Dubai: The fear of children falling to their death from high-rise buildings is growing among Sharjah residents.
Parents told Gulf News that they are concerned about their children’s safety at home, but Sharjah Municipality says residents have to seek permission before installing grilles in their balconies and windows.
In 2013-14, seven cases of children dying after falling from windows and balconies were reported in the UAE, of which four were in Sharjah. Most cases came as a result of negligence and a lack of safety locks.
Laws are in place banning Sharjah residents from installing safety grilles on their balconies without permission from the Sharjah Municipality. Violators face a Dh250 fine.
Thajudeen Sahib, an Indian father of two, fears that his children’s lives are at risk without the safety rails on his balcony. The family of four lives on the first floor of a residential building located on Mina Road. “I had nailed down the safety grilles on my balcony to avoid accidents and especially because the balcony door does not have a lock,” said Sahib, who works at etisalat in Dubai.
Shortly after installing the safety grilles, Sahib was forced to take them down as he received a warning from the municipality, claiming that the grilles ruin the overall beauty of the building.
“They issued me a warning when they came for inspection and told me to remove it immediately otherwise I would be given a Dh250 fine.”
Sahib, like many other concerned parents, said that the grilles, which are made of aluminium, make little difference to the image of the building but play a big role in keeping his children safe.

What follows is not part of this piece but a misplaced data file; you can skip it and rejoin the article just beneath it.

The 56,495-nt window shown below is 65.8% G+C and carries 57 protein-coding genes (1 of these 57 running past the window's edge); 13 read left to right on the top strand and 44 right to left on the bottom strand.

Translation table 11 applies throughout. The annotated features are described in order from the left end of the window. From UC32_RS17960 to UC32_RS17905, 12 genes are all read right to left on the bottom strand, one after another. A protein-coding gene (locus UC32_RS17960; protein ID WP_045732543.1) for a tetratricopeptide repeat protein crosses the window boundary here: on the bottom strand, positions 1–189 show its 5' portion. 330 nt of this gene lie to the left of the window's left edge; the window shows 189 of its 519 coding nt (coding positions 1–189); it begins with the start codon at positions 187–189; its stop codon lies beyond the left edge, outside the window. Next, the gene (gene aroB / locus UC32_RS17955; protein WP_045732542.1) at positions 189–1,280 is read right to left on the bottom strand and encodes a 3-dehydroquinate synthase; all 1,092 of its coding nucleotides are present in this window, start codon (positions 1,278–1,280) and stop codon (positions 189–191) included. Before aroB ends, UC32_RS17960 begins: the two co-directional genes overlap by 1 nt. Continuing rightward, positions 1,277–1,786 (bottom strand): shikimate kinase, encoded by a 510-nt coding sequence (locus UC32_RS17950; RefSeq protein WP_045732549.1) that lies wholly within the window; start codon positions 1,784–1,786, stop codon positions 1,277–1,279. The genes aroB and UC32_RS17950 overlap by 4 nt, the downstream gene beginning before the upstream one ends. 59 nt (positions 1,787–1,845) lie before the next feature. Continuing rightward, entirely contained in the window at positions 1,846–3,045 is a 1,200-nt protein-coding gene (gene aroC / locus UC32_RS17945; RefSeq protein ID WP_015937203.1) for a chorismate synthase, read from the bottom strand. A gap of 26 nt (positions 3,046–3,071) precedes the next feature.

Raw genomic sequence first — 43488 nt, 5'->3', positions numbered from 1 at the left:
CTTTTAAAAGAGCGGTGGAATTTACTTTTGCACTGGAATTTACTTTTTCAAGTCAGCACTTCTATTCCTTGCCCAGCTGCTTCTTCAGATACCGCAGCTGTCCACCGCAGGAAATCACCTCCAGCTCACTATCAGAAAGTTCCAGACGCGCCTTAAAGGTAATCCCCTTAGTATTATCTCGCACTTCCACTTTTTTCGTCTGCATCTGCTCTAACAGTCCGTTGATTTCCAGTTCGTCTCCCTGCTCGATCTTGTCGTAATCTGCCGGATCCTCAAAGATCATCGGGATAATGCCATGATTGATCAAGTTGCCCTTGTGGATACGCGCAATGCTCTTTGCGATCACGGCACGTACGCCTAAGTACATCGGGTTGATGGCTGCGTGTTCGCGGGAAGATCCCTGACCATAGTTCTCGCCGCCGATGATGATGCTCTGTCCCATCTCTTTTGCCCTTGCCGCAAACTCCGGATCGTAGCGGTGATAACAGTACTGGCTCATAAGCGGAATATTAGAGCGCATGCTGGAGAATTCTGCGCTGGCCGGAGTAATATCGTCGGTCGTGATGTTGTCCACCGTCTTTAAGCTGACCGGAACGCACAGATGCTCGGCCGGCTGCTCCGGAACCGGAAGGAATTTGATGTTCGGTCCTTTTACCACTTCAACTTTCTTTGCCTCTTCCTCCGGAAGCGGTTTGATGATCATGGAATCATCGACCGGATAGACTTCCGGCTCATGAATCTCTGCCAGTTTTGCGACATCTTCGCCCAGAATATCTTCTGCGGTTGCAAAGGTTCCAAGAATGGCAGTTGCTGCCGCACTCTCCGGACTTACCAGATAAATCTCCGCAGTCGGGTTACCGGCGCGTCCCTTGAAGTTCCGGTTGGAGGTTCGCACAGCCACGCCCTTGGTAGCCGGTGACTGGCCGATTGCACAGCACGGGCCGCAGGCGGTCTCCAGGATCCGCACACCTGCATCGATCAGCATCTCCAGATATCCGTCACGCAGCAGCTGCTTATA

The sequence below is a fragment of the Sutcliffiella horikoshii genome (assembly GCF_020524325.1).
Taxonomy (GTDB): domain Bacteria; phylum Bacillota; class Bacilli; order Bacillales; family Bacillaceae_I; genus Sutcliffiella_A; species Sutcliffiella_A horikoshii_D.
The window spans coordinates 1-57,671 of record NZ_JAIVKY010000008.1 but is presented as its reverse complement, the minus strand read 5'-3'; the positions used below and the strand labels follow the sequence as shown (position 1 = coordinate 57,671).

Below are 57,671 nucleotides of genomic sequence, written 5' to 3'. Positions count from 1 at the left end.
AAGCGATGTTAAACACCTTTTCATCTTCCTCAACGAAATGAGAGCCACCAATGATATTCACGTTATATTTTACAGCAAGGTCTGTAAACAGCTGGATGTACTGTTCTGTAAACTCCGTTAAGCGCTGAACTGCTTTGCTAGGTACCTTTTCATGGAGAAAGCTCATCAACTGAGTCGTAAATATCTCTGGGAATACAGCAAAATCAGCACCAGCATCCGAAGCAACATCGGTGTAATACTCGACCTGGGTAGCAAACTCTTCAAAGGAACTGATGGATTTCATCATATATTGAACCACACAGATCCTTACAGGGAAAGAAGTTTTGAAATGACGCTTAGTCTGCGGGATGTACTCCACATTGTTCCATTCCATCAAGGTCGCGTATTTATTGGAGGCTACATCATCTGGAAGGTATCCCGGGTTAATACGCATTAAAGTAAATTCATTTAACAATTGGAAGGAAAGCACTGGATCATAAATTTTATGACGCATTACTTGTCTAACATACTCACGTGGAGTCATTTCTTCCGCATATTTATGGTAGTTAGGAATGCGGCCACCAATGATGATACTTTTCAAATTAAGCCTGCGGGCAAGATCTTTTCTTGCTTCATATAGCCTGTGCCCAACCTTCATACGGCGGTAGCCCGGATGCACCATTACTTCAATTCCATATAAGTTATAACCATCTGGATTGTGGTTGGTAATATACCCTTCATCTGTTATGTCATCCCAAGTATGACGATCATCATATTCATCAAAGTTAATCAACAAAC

With numerous cases of children falling due to the lack of safety of windows and balconies, Sahid said he has contacted the municipality several times for a possible solution, and has not received a reply.
Abdullah Al Mansouri, Head of Sharjah Municipality, told Gulf News that residents must contact the municipality and receive approval before installing additional safety grills on windows and balconies. “Residents have to send a request to the municipality to ensure that the safety grilles do not spoil the overall beauty of the building.” Buildings in Sharjah are constructed according to the city’s building regulations, which are in line with global building standards.
Rules for windows
The rules and regulations for the safety of windows and balconies state that all window sills should be built at least one metre from the ground, said Al Mansouri. The rules also state that balcony rails must be at least one metre high, and windows and balcony doors should be secured with safety locks.
“In order to abide with global safety standards, we have made modifications to the rules and regulations in Sharjah by increasing the safety height from 1 metre to 1.2 metres.”
While safety measures are included within building regulations, Al Mansouri urged parents to take extra precautions inside the house by securing balcony doors and windows.